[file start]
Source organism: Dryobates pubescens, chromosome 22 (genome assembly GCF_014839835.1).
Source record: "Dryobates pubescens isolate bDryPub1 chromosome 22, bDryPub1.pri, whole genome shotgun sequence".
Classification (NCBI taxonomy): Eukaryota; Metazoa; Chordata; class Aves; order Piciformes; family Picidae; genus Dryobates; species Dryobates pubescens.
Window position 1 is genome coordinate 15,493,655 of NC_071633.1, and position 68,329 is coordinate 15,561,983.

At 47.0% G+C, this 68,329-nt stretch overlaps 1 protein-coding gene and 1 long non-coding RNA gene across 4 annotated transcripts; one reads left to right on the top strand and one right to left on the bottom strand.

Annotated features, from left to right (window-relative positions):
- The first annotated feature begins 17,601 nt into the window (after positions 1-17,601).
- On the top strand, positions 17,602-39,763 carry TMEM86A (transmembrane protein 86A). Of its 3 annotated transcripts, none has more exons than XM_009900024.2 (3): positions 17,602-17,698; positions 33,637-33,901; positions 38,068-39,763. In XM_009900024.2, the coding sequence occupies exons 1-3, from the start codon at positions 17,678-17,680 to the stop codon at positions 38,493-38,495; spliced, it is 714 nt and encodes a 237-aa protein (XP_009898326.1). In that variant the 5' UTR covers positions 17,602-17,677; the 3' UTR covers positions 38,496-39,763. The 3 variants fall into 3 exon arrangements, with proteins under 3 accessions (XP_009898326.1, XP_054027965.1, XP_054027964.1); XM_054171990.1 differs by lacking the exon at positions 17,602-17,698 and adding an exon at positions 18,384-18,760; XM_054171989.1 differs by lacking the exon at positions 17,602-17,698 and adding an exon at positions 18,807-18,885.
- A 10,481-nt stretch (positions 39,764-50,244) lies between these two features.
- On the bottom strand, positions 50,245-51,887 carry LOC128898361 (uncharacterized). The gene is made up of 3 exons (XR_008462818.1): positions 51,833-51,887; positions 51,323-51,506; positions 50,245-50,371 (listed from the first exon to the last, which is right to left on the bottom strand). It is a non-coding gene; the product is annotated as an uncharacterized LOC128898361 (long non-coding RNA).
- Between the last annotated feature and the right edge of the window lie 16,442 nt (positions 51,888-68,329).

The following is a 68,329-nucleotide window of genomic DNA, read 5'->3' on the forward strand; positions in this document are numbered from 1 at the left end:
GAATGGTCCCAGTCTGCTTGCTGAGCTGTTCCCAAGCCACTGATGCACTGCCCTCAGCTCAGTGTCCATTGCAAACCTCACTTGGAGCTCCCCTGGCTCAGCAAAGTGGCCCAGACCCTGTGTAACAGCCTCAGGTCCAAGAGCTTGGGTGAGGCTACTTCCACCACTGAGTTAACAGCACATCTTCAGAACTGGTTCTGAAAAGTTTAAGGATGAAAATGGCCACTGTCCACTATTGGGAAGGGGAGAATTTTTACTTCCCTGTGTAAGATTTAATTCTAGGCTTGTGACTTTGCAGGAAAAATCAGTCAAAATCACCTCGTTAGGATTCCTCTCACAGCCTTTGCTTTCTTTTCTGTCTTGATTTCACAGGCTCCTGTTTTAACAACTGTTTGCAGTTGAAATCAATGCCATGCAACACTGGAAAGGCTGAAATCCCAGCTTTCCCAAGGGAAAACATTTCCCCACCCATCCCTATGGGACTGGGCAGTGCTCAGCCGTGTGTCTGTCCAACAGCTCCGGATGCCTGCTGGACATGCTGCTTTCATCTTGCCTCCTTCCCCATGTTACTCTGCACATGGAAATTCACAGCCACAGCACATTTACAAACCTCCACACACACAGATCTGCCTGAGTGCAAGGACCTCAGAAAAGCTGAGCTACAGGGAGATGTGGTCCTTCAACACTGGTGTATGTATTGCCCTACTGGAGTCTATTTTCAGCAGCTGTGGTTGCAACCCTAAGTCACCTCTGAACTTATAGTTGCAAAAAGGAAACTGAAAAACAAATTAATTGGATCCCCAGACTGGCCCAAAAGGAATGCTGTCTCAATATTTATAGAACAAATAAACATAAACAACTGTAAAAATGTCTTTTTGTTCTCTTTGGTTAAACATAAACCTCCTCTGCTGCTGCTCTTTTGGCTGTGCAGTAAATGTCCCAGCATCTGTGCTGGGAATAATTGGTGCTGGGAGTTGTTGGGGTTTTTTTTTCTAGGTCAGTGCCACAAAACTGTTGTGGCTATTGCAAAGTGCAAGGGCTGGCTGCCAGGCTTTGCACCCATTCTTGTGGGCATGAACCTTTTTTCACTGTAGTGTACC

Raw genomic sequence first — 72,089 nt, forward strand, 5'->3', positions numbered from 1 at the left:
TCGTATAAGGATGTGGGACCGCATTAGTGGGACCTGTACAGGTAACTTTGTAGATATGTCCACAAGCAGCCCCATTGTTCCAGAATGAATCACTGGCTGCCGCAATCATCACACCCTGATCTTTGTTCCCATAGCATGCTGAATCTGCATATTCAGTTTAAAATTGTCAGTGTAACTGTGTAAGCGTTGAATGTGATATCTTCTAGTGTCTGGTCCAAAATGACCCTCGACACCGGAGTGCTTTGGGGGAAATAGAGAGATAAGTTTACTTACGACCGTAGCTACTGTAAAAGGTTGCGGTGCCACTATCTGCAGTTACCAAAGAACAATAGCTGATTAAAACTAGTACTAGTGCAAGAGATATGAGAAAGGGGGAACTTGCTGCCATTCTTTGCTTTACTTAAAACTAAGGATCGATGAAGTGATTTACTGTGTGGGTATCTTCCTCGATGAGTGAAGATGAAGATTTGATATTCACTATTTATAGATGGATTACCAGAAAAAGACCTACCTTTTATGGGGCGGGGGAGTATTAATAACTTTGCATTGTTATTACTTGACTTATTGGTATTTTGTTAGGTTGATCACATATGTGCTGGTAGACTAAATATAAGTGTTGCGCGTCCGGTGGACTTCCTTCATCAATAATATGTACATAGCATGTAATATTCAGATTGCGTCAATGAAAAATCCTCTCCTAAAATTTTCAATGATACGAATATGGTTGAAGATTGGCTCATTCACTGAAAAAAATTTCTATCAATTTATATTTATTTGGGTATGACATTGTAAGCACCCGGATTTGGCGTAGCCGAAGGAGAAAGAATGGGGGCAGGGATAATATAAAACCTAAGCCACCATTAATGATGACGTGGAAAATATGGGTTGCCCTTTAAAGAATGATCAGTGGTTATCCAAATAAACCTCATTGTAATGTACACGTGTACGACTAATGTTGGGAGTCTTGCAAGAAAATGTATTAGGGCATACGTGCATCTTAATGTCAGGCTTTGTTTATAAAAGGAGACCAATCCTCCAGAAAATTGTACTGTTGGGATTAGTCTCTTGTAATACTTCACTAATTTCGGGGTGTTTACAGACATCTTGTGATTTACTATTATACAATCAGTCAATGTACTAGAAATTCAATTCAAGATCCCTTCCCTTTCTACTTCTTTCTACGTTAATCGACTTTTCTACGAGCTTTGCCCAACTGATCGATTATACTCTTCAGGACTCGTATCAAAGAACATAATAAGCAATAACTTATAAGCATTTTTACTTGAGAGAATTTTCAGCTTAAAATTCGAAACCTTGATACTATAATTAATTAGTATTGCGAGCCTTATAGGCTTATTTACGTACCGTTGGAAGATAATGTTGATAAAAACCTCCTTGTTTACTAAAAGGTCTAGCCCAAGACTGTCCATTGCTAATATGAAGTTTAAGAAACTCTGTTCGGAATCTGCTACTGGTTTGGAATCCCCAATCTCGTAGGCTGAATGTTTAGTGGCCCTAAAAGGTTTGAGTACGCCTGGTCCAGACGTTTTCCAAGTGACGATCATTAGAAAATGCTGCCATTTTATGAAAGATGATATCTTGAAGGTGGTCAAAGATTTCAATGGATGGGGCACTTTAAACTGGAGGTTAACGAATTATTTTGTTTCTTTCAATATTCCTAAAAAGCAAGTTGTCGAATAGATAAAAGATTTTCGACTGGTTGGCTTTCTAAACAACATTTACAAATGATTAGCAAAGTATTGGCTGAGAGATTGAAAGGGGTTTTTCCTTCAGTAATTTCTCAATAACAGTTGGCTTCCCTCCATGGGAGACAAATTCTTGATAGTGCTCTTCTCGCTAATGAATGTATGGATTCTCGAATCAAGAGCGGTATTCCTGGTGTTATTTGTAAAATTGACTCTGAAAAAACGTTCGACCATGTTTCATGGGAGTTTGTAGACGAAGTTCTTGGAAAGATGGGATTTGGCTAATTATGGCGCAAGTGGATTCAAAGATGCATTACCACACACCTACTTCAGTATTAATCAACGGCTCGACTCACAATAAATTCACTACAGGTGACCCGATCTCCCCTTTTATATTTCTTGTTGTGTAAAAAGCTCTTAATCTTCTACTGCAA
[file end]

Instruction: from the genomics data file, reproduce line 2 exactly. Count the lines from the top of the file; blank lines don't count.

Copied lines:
Source record: "Dryobates pubescens isolate bDryPub1 chromosome 22, bDryPub1.pri, whole genome shotgun sequence".